After all, it's tough to make a small killer doll into a serious, believable premise anyway, so why not embrace to goofiness? This sequel does this rather well; just don't expect a particularly nuanced or well-crafted movie. At the end of the day, Bride of Chucky is still fun to watch.
4 Curse Of Chucky (5.6)
It's odd to see two distinct iterations of Child's Play going on simultaneously. Yes, while the Mark Hamil-voiced remake of the Child's Play series just released, the original Dourif-voiced classic is still quietly chugging along. There's even a TV series in the works, featuring Dourif and the original series' screenwriter, Don Mancini.
Of course, the jury is still out on the TV rendition of Child's Play, which is set to release in 2020, but these recent Chucky flicks are any indication, the outlook doesn't look great... The movie tries to ride the line between doing its own thing while adhering to the original in "soft reboot" fashion. While there are some fun bits and a neat ending, the sluggish pacing and moments of dullness outweigh them.
3 Child's Play 2 (5.8)
This 1990 sequel contains similar horror elements and story beats from the first film - Chucky terrorizes Andy, adults don't believe his "killer doll" story (with his mother now out of the picture), doll kills said adults, Andy flees; rinse and repeat.
The death scenes do amp up in intensity and absurdity, and the one-liners by Chucky get cheesier, almost to the point of being cartoony. One highlight includes a run-in with the killer doll, which leads to a worker of the Good Guy assembly line getting his eyes lethally pierced with plastic Chucky eyes. The balance of more subdued horror and campiness is on point here; and it's part of what makes this movie enduring.
2 Child's Play (2019) (6.3)
After a tangent of Chucky movies that had begun to feel more like twisted comic book stories rather than horror thrillers, this modern reimagining of Chucky has somewhat dialed the franchise back to its roots. At the same time, the film injects its own twist, which hinges on more modern-day sensibilities. The doll can now interact with smart technologies - like a sort of possessed version of the Amazon Echo.
It's a bummer to see Brad Dourif, the voice actor for Chucky since the original 1988 film, out of the picture. Yet, Mark Hamil provides his own charm and makes the role his own. While the film contains a darker, more eerie vibe, there's plenty of humorous moments you'd expect with a film involving a killer doll. There's little depth in terms of the narrative or characters, but this Child's Play remake manages to be a competent film, if not a very memorable one.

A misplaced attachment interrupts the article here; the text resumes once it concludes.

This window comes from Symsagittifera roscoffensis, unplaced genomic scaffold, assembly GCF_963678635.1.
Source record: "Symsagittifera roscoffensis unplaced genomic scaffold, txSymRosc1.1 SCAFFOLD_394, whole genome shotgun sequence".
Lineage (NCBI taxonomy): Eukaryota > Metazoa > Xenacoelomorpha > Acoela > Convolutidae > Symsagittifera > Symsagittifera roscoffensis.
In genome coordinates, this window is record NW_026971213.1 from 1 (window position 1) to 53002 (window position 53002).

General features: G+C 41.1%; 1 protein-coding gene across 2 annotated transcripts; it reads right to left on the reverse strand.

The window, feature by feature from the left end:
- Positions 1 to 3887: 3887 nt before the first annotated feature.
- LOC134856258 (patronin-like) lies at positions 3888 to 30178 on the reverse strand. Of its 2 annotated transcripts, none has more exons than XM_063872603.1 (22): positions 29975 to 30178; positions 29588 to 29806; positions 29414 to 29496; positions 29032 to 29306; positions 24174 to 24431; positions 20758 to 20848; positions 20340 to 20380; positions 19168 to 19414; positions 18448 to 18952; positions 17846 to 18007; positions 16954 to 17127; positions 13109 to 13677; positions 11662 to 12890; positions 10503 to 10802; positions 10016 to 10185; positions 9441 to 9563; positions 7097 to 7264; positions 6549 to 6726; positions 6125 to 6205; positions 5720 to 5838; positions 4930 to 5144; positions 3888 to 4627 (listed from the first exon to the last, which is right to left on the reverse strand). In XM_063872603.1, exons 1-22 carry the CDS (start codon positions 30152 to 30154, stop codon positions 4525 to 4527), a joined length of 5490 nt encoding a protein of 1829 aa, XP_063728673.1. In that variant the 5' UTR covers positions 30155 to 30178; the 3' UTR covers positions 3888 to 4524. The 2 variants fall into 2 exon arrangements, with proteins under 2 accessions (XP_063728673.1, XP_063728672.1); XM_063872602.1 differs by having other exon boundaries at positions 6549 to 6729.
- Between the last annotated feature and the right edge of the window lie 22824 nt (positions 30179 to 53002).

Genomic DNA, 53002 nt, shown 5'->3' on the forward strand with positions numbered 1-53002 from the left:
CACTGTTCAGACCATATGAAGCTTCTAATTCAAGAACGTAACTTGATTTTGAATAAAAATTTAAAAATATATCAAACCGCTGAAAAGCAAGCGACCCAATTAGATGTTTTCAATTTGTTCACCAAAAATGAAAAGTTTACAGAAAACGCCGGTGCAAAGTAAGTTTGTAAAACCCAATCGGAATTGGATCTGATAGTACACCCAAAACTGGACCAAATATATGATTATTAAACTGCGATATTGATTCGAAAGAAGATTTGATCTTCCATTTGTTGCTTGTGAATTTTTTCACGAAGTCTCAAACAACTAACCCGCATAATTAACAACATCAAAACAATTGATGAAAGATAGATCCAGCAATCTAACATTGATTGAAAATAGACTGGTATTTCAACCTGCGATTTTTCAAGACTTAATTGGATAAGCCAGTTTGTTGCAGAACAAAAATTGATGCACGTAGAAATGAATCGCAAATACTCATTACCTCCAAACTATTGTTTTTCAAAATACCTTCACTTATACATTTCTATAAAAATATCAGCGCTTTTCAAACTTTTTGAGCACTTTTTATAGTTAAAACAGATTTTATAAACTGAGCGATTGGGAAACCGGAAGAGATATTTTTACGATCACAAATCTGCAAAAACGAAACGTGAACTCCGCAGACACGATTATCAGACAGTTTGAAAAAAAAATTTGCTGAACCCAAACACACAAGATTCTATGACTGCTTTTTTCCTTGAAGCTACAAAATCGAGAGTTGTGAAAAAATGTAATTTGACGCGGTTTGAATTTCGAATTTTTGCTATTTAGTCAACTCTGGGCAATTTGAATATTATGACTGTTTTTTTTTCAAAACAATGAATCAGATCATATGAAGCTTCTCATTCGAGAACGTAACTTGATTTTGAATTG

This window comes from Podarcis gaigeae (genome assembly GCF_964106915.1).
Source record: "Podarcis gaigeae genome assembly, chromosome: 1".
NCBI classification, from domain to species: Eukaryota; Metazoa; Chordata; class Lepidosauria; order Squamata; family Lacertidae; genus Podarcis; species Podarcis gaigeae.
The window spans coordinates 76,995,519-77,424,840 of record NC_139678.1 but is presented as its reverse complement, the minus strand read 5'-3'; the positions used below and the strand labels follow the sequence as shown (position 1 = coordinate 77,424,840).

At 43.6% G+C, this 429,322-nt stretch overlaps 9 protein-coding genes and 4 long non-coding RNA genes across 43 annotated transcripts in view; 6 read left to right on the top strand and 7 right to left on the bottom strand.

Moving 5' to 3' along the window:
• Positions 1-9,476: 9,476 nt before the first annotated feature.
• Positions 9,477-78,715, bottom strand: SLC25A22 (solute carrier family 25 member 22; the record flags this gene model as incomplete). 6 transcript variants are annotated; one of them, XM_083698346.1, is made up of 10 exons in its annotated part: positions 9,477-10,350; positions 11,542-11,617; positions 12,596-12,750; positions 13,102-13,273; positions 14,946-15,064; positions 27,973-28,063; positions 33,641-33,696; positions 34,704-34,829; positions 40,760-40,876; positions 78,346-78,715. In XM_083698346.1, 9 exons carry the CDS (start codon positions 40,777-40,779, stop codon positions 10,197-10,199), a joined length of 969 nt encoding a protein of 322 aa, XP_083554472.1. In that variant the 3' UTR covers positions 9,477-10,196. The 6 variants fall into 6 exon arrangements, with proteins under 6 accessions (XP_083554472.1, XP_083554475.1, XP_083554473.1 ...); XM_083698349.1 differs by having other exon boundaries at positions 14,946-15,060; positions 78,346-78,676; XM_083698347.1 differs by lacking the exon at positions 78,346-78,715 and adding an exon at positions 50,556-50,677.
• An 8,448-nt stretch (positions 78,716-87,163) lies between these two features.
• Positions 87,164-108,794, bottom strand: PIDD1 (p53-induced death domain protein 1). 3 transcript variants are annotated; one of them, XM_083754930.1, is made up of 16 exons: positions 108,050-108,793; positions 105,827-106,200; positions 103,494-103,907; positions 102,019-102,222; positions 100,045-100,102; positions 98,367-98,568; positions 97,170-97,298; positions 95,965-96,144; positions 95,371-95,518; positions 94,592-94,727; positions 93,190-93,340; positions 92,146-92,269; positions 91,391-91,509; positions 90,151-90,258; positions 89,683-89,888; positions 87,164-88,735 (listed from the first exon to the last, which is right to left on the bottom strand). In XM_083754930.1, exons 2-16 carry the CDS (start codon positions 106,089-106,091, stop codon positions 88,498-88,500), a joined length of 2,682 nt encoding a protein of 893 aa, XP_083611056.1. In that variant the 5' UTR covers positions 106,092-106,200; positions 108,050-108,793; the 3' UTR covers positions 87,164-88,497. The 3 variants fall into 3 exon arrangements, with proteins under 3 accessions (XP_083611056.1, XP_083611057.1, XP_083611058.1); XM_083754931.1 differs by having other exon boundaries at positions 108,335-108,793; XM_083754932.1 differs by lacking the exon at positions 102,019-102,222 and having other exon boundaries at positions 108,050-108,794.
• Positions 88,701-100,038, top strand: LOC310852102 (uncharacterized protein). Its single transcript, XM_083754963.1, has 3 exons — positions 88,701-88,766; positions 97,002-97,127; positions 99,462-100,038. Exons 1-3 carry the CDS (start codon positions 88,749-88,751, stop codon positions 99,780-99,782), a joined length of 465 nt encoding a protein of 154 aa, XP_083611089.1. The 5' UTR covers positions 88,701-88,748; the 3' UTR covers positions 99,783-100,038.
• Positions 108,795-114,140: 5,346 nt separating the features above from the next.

1 Child's Play (1998) (6.6)
The origin story of the possessed killer doll known as Chucky has its roots in this 1988 horror, Child's Play. The story follows a murderer on the south side of Chicago, Charles Lee Ray. Finding himself outgunned and cornered in a toy store full of Good Guy Dolls, Charles resorts to using a voodoo spell he learned from an instructor to temporarily put his soul into a doll for safekeeping. Lo and behold - the spell works, and the rest is history; a very stabby, bloody history.
Unfortunately for young Andy Barclay and his mother, they - and just about everyone around them - become the owners and targets of this doll, as Charles/Chucky soon finds he can transfer his soul into the 6-year-old boy. The movie contains a fairly typical slasher vibe with a unique paranormal twist. The movie errs on the campy side rather than straight-up horror, to be sure. Yet, this was well before the Child's Play series went full throttle with the tongue-in-cheek dark comedy angle they eventually ran with. At 6.6, the original movie attained the series' highest ranking on IMDb.